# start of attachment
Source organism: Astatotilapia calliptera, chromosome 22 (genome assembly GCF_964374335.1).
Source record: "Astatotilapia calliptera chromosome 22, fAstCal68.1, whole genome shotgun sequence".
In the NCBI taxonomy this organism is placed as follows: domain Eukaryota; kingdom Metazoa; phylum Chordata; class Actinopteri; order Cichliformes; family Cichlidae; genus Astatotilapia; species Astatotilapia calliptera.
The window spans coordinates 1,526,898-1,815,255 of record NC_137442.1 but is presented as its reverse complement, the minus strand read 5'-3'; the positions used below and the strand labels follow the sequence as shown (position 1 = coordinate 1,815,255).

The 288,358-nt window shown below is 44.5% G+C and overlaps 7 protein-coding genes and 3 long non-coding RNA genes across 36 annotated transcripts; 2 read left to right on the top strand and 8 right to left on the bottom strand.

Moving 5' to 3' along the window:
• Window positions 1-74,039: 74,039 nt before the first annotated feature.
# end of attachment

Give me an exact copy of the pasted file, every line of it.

Source organism: Astatotilapia calliptera, chromosome 22 (genome assembly GCF_964374335.1).
Source record: "Astatotilapia calliptera chromosome 22, fAstCal68.1, whole genome shotgun sequence".
In the NCBI taxonomy this organism is placed as follows: domain Eukaryota; kingdom Metazoa; phylum Chordata; class Actinopteri; order Cichliformes; family Cichlidae; genus Astatotilapia; species Astatotilapia calliptera.
The window spans coordinates 1,526,898-1,815,255 of record NC_137442.1 but is presented as its reverse complement, the minus strand read 5'-3'; the positions used below and the strand labels follow the sequence as shown (position 1 = coordinate 1,815,255).

The 288,358-nt window shown below is 44.5% G+C and overlaps 7 protein-coding genes and 3 long non-coding RNA genes across 36 annotated transcripts; 2 read left to right on the top strand and 8 right to left on the bottom strand.

Moving 5' to 3' along the window:
• Window positions 1-74,039: 74,039 nt before the first annotated feature.